Nati Harnik, Associated Press
OMAHA, Neb. — Everybody seemed to be watching Kyle O'Quinn and plucky Norfolk State take on mighty Missouri.
Florida coach Billy Donovan was watching. He sat courtside Friday afternoon, trying to get a bead on the team his Gators would be playing in the third round Sunday night.
Ray McCallum and his Detroit teammates were watching. They were huddled in their hotel rooms, drawing inspiration as their fellow No. 15 seed tried to upset the vaunted Tigers.
Even second-seeded Kansas and player of the year candidate Thomas Robinson were watching, no doubt getting a lesson in just how tenuous life can be in the NCAA tournament.
"It's March," Robinson said, "and anybody is capable of getting beat right now."
Missouri knows that all too well.
O'Quinn turned in the finest game of his career at the biggest moment in the history of Norfolk State basketball, finishing with 26 points and 14 rebounds in the Spartans' monumental 86-84 upset of the second-seeded Tigers on Friday.
It was the first domino in what turned out to be wild day of upsets — No. 2 seed Duke would go down to Lehigh, and fourth-seeded Michigan fell to No. 13 seed Ohio.
"We messed up some brackets! We messed up some brackets!" O'Quinn bellowed in the hallways of CenturyLink Arena, before turning a corner and seeing a pack of reporters.
"We even messed up my bracket," he said sheepishly.
So it will be Norfolk State, in its first NCAA tournament as winners of the MEAC, who will play Florida on Sunday for a spot in the round of 16 in the West Regional.
"Great, great game. They did enjoy it," Donovan said after watching the final minutes of the Spartans' game from press row. The Gators' coach briefly soaked in the celebration before slipping away to begin preparing for their upcoming game.
"That was one of the most intense basketball games I've ever been a part of," Norfolk State coach Anthony Evans said. "Our guys fought hard, and I'm very, very proud of them."
Pendarvis Williams and Chris McEachin each added 20 points for the Spartans (26-9), the fifth No. 15 seed to beat a No. 2 and the first since fellow conference member Hampton in 2001.
"You always go into the game with a sense of confidence," O'Quinn said, "but I never thought it was an upset-alert until that buzzer went off.
"At the end of the game," he said, "that's when I thought it would happen."
O'Quinn had a chance to take some drama out of the final possession, but the 70 percent foul shooter missed two free throws with 3.8 seconds left. Missouri coach Frank Haith called a timeout to set up a final play, and Phil Pressey got a good look at a 3-pointer just before the buzzer.
It clanked off the back iron as O'Quinn leaped for joy.
Michael Dixon led Missouri (30-5) with 22 points, and Pressey and fellow guard Marcus Denmon finished with 20 points each. Pressey also contributed eight assists, though senior guard Kim English was held to two points on 1-for-7 shooting.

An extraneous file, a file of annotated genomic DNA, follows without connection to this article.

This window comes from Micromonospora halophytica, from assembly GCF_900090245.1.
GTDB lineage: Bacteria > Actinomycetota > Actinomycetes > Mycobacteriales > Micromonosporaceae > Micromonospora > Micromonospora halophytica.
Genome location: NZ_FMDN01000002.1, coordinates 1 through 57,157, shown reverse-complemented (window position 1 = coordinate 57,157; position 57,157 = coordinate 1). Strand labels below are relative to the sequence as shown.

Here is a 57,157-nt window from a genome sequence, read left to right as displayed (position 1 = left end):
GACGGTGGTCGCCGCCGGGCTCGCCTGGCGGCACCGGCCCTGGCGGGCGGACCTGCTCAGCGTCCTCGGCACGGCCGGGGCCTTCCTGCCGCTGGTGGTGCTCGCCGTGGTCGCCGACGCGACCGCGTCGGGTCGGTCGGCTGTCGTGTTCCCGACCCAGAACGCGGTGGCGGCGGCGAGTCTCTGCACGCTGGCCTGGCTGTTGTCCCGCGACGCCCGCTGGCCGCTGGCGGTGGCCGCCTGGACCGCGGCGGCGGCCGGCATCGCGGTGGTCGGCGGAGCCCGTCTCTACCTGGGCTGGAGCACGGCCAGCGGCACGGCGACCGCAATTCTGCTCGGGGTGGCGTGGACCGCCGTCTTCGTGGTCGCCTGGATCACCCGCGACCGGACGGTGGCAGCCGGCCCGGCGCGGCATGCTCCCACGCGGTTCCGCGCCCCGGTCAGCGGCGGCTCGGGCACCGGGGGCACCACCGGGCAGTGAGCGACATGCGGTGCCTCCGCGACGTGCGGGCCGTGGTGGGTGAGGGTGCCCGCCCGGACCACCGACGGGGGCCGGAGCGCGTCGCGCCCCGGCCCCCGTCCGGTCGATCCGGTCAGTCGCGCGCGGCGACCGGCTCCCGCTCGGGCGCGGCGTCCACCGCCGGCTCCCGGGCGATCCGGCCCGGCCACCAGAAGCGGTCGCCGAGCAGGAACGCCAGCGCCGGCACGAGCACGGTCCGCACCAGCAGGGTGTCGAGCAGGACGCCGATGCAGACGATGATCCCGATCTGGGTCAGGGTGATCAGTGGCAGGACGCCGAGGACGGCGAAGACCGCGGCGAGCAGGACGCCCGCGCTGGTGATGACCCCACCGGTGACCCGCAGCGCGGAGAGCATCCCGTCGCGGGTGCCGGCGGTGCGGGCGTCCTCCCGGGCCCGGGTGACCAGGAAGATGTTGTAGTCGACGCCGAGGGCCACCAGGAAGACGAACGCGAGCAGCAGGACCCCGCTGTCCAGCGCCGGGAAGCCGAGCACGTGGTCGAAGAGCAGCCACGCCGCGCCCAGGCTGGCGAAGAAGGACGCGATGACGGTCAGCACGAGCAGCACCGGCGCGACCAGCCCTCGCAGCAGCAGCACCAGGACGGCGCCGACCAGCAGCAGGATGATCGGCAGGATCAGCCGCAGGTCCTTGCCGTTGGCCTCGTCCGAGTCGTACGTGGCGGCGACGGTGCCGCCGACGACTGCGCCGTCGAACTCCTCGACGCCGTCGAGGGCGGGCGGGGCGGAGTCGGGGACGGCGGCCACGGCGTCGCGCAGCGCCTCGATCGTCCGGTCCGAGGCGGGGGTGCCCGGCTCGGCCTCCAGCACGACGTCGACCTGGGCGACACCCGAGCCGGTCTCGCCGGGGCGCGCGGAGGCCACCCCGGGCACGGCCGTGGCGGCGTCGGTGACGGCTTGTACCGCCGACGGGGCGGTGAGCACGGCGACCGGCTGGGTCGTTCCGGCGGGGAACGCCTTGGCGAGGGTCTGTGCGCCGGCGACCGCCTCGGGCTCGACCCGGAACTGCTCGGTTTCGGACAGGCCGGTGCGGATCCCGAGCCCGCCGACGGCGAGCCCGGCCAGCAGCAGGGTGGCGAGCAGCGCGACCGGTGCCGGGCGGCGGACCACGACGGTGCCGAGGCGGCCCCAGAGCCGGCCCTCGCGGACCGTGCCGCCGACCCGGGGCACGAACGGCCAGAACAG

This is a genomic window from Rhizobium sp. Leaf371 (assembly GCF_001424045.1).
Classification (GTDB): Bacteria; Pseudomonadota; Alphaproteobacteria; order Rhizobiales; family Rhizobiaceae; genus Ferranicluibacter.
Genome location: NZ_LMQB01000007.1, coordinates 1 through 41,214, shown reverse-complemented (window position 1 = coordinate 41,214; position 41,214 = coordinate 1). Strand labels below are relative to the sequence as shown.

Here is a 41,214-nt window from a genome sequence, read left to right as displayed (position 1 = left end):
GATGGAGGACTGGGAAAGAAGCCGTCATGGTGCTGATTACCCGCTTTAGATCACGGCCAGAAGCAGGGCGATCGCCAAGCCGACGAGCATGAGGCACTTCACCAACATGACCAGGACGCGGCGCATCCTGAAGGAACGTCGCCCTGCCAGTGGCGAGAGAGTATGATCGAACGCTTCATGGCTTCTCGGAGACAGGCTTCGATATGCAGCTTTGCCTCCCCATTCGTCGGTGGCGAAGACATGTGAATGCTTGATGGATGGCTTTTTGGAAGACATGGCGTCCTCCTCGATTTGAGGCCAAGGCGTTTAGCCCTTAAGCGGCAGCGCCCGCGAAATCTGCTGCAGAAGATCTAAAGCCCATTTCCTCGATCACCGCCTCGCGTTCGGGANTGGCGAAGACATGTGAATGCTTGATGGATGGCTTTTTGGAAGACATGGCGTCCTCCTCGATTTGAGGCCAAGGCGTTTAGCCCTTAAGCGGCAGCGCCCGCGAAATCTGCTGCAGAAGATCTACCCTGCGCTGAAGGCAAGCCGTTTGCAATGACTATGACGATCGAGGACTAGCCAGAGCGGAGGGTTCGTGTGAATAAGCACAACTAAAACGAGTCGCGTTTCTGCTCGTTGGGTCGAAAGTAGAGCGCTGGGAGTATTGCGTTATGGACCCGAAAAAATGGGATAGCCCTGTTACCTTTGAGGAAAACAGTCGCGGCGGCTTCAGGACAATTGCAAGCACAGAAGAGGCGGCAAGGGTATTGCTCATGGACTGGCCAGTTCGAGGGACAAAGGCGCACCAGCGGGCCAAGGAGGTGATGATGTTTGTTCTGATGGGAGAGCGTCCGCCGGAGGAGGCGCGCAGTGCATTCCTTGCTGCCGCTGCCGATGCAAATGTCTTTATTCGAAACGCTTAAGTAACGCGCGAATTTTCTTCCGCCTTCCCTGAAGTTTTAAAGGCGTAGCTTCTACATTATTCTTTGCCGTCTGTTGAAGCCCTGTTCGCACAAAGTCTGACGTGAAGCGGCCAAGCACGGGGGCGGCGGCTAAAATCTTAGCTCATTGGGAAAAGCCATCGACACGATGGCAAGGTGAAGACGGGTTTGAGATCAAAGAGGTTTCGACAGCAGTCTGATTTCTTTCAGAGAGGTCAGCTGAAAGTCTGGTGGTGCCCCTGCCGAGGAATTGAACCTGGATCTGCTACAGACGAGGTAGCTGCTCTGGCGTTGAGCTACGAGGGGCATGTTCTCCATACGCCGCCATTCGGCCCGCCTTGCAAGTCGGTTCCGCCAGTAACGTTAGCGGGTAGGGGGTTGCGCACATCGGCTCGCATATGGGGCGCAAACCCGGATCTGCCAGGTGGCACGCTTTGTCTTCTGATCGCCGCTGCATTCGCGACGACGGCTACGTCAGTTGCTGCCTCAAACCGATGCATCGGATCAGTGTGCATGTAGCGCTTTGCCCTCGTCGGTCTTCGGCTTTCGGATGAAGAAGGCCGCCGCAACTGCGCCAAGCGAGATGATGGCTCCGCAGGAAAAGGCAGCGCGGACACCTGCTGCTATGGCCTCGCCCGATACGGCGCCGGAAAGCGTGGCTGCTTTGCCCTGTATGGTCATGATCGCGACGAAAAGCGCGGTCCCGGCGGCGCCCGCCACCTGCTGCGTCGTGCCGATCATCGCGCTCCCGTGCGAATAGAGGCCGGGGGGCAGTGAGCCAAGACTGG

"I'm very disappointed, as everyone in that locker room was," Haith said. "I hurt for those seniors because they put so much into this. They had high expectations."
So did Horizon League champion Detroit.
McCallum, the Titans' star guard, said he watched the Norfolk State game unfold from his hotel room before coming over to the arena. He remembers turning to forward Eli Holman, his roommate, and asking a seemingly innocent question: "Why can't that be us?"
Kansas proved to be the answer.
Robinson bullied his way to 16 points and 13 rebounds as the Jayhawks rolled to a 65-50 win in the Midwest Regional, restoring a bit of order to a wild day of upsets.
"I didn't make a point of it because sometimes you make a point, it could add pressure, saying it's possible. But I did say, 'Hey, the one thing is we have to make sure Detroit doesn't play well," Kansas coach Bill Self said, when asked of the earlier upsets.
"When teams get comfortable anything can happen."
After the first 15 minutes, Detroit never looked comfortable.
Doug Anderson led the Titans with 15 points before fouling out with 11:06 left. McCallum added eight points on 4-for-15 shooting.
"I'm really proud of my guys," said McCallum's father, Detroit coach Ray McCallum. "We played one of the truly great teams in the country tonight, and that really, pretty much tells the story."
Earlier in the day, Bradley Beal had 14 points and 11 rebounds and reserve forward Casey Prather had a career-high 14 points in No. 7 seed Florida's 71-45 rout of Virginia.
Prather had played more than 10 minutes in a game just twice since mid-December and hadn't scored more than six points in any previous game this season.
"He gave them a great lift," Virginia coach Tony Bennett said. "When you look at someone off the bench to give you a spark — I don't want to say you weren't counting on him, but that is a pleasant surprise, and he was that for them."
In the other game in Omaha, Lewis Jackson's go-ahead free throws with 22.8 seconds left let Purdue escape with a 72-69 victory over No. 7 seed Saint Mary's.
The Boilermakers blew an 11-point lead in the closing minutes before hanging on.
"This game could have gone either way," Purdue coach Matt Painter said. "It was a coin-flip the last minute. We made our free throws, they missed an open shot, so we advance."
Just like Kansas, Florida and — yes, indeed — Norfolk State.
AP Sports Writer Eric Olson contributed to this report.
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